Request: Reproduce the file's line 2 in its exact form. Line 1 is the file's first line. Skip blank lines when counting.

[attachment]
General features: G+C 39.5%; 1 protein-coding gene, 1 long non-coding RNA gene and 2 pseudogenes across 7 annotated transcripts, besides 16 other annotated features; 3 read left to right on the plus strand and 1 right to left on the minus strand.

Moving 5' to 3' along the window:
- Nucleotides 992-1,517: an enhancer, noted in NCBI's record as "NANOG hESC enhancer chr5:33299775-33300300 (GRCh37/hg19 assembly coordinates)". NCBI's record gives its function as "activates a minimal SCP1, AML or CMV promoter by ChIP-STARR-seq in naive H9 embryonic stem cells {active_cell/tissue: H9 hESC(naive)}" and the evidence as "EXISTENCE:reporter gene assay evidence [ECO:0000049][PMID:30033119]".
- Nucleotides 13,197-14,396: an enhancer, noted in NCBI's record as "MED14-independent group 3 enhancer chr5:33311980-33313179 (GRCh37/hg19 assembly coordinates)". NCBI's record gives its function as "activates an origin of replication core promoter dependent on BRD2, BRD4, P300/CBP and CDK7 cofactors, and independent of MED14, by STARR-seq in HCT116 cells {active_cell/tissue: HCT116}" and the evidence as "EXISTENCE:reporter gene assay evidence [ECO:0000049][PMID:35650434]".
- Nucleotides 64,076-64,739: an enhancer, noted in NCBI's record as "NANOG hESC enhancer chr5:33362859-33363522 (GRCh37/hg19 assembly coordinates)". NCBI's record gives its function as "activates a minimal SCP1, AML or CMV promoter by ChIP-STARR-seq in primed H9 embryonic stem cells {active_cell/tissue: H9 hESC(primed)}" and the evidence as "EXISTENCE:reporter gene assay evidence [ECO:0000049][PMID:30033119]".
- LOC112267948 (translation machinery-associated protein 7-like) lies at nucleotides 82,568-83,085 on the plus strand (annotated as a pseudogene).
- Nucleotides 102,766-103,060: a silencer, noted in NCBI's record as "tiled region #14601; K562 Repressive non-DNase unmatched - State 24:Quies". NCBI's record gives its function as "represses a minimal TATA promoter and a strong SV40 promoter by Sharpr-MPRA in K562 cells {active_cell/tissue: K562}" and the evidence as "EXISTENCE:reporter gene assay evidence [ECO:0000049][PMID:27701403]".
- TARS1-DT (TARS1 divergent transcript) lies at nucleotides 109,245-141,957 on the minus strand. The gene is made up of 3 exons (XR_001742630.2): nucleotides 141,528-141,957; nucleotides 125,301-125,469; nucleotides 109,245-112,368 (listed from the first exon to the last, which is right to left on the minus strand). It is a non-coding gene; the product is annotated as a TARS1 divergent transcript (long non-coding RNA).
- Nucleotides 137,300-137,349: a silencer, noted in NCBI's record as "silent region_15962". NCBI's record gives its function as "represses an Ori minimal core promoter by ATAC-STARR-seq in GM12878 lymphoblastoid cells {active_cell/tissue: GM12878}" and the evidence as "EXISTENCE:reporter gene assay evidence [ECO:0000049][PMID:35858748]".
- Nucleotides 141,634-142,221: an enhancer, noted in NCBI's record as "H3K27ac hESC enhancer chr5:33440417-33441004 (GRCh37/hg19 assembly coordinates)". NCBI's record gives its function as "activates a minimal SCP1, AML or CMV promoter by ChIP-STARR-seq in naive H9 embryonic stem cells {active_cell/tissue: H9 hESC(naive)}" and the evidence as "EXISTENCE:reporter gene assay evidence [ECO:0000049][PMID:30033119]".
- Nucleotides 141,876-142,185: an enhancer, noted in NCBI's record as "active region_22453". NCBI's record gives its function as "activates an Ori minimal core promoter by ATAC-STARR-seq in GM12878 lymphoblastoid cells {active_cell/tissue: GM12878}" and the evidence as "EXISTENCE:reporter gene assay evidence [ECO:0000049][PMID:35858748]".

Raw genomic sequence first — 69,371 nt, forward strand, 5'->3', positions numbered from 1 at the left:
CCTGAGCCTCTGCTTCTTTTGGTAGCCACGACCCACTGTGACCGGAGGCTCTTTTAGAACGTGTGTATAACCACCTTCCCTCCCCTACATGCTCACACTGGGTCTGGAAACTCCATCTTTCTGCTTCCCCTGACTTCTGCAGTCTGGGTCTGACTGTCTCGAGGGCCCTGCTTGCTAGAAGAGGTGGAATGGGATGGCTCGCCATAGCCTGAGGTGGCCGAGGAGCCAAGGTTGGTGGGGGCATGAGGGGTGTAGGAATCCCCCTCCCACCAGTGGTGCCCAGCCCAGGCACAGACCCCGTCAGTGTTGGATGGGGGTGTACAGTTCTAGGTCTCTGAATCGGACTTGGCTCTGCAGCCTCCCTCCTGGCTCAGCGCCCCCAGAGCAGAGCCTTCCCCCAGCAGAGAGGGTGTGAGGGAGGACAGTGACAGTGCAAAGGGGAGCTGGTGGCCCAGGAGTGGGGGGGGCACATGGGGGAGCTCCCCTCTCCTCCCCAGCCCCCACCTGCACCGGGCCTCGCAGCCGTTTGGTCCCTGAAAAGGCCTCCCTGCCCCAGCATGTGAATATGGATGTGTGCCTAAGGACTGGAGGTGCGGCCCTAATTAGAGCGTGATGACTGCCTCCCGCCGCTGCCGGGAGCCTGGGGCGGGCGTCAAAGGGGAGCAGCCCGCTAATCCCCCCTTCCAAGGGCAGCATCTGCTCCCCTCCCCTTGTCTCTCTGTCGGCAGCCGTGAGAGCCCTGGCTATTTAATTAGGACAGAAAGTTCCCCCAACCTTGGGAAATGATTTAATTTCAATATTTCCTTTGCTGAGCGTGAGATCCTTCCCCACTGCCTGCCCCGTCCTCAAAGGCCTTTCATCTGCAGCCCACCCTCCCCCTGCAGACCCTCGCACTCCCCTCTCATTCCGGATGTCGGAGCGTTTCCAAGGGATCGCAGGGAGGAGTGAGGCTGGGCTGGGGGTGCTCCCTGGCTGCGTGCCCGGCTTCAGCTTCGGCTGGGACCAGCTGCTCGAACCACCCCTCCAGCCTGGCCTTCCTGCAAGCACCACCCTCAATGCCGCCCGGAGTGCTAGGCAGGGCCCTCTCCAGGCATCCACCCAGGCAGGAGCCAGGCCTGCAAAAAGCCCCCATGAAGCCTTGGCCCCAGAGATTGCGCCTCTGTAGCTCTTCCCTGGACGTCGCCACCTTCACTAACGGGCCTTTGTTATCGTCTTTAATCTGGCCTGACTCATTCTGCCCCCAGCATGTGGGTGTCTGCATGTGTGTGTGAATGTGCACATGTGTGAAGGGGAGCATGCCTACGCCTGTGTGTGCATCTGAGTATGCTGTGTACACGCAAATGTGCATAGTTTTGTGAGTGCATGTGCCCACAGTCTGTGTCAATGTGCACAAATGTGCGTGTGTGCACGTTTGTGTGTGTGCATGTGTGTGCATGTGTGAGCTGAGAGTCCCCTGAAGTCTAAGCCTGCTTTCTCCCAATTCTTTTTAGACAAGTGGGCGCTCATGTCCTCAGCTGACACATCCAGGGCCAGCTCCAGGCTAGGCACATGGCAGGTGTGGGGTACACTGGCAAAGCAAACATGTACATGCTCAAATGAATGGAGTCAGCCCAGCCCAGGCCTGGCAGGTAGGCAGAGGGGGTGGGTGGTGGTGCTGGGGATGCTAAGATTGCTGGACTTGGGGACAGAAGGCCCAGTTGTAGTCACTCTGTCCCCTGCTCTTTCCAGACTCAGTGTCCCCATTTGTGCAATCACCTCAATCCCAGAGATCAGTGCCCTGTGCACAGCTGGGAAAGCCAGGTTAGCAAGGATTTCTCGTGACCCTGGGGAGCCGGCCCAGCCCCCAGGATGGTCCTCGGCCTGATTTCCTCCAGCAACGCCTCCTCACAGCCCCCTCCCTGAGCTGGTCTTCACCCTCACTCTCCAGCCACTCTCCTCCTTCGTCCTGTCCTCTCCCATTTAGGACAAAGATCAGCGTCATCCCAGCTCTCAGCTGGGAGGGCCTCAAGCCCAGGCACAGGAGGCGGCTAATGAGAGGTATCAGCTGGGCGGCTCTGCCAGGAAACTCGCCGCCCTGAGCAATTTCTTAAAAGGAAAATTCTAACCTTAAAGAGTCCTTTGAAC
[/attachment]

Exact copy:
Moving 5' to 3' along the window: